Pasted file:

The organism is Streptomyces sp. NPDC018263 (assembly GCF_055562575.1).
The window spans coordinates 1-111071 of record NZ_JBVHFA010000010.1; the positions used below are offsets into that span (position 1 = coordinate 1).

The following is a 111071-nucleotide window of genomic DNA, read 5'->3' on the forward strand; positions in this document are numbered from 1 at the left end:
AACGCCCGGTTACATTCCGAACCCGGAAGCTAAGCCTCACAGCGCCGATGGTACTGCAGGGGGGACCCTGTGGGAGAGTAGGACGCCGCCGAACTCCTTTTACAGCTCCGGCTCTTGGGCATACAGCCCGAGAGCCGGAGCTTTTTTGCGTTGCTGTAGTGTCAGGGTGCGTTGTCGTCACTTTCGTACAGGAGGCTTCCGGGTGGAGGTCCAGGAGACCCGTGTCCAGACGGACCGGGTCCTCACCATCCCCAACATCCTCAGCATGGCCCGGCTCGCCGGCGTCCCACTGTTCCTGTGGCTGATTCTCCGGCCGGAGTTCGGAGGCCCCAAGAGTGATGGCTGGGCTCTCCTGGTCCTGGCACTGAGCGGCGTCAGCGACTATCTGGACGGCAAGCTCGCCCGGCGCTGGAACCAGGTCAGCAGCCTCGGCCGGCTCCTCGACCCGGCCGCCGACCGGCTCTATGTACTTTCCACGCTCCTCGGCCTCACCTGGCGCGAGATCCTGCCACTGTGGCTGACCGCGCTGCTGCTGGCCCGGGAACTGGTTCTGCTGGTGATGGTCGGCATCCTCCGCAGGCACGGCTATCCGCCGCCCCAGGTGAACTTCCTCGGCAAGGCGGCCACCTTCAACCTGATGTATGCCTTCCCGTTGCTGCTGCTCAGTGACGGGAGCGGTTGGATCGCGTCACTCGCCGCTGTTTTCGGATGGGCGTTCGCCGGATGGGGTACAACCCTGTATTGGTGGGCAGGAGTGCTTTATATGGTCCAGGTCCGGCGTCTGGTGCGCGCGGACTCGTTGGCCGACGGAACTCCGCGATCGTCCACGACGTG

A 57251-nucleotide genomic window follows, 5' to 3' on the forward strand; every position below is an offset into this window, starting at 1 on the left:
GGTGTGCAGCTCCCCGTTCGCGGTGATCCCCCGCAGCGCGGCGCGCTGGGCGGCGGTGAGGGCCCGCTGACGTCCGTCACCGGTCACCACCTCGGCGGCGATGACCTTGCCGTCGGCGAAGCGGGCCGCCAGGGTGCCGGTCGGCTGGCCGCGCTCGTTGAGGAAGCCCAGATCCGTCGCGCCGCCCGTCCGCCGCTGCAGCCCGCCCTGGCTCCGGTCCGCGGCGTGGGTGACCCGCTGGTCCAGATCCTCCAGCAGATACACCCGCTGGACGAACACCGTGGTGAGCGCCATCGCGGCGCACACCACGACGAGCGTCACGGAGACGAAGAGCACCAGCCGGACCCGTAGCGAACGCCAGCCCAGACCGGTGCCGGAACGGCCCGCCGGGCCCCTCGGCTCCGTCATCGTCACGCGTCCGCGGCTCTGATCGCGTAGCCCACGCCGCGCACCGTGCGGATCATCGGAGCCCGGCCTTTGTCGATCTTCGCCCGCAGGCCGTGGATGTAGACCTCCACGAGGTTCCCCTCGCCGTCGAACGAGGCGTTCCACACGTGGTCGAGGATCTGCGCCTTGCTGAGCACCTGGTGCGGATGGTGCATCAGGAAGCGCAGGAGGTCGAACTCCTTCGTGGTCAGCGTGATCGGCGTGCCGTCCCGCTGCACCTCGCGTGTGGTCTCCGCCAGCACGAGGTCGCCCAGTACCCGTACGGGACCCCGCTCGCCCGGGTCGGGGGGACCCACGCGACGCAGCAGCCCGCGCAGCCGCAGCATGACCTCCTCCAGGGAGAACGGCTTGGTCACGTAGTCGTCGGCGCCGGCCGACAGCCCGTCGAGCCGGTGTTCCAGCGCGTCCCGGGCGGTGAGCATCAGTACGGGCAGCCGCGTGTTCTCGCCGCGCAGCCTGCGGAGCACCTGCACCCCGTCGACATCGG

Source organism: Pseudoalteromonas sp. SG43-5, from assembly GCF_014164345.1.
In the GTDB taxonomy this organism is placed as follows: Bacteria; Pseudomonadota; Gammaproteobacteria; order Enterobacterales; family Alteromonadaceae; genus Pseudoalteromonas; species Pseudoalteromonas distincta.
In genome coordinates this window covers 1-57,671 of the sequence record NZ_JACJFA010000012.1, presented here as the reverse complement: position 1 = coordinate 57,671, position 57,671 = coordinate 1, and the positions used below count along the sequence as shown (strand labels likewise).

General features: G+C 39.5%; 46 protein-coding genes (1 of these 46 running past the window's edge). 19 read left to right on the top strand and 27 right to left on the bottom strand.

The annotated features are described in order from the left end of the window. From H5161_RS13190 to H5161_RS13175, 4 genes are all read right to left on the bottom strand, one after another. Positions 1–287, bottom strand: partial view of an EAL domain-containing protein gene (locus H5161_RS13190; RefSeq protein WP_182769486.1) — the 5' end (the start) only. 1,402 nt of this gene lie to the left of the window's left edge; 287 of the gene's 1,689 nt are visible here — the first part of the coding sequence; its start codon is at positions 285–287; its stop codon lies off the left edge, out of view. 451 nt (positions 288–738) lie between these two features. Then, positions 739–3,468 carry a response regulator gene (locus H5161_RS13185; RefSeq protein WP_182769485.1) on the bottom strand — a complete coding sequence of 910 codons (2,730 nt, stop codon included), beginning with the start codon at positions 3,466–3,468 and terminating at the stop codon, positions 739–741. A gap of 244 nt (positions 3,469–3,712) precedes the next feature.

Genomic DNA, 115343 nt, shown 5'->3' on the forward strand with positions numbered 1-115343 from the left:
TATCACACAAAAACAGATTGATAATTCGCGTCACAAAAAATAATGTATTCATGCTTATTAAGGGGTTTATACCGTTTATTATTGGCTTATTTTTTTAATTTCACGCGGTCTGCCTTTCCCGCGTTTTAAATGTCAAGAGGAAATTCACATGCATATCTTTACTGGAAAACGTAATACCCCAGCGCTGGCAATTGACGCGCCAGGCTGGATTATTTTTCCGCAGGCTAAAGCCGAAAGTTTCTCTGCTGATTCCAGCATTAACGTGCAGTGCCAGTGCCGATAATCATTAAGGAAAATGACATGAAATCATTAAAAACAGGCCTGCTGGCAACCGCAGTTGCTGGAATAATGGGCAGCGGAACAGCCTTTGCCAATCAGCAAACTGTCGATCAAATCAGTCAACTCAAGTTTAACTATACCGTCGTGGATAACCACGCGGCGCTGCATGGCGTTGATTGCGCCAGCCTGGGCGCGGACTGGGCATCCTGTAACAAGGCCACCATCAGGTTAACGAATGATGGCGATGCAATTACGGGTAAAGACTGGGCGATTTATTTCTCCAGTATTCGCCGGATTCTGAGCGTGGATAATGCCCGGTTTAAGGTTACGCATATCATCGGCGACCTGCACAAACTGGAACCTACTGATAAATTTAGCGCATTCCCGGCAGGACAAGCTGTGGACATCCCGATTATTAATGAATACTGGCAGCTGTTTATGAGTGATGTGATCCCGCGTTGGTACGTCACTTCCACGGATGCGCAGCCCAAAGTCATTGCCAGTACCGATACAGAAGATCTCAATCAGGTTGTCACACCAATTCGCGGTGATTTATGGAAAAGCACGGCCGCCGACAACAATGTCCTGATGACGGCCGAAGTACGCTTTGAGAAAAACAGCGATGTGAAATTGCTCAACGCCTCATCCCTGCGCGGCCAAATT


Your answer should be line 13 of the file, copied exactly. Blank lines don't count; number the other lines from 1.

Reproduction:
TATCACACAAAAACAGATTGATAATTCGCGTCACAAAAAATAATGTATTCATGCTTATTAAGGGGTTTATACCGTTTATTATTGGCTTATTTTTTTAATTTCACGCGGTCTGCCTTTCCCGCGTTTTAAATGTCAAGAGGAAATTCACATGCATATCTTTACTGGAAAACGTAATACCCCAGCGCTGGCAATTGACGCGCCAGGCTGGATTATTTTTCCGCAGGCTAAAGCCGAAAGTTTCTCTGCTGATTCCAGCATTAACGTGCAGTGCCAGTGCCGATAATCATTAAGGAAAATGACATGAAATCATTAAAAACAGGCCTGCTGGCAACCGCAGTTGCTGGAATAATGGGCAGCGGAACAGCCTTTGCCAATCAGCAAACTGTCGATCAAATCAGTCAACTCAAGTTTAACTATACCGTCGTGGATAACCACGCGGCGCTGCATGGCGTTGATTGCGCCAGCCTGGGCGCGGACTGGGCATCCTGTAACAAGGCCACCATCAGGTTAACGAATGATGGCGATGCAATTACGGGTAAAGACTGGGCGATTTATTTCTCCAGTATTCGCCGGATTCTGAGCGTGGATAATGCCCGGTTTAAGGTTACGCATATCATCGGCGACCTGCACAAACTGGAACCTACTGATAAATTTAGCGCATTCCCGGCAGGACAAGCTGTGGACATCCCGATTATTAATGAATACTGGCAGCTGTTTATGAGTGATGTGATCCCGCGTTGGTACGTCACTTCCACGGATGCGCAGCCCAAAGTCATTGCCAGTACCGATACAGAAGATCTCAATCAGGTTGTCACACCAATTCGCGGTGATTTATGGAAAAGCACGGCCGCCGACAACAATGTCCTGATGACGGCCGAAGTACGCTTTGAGAAAAACAGCGATGTGAAATTGCTCAACGCCTCATCCCTGCGCGGCCAAATT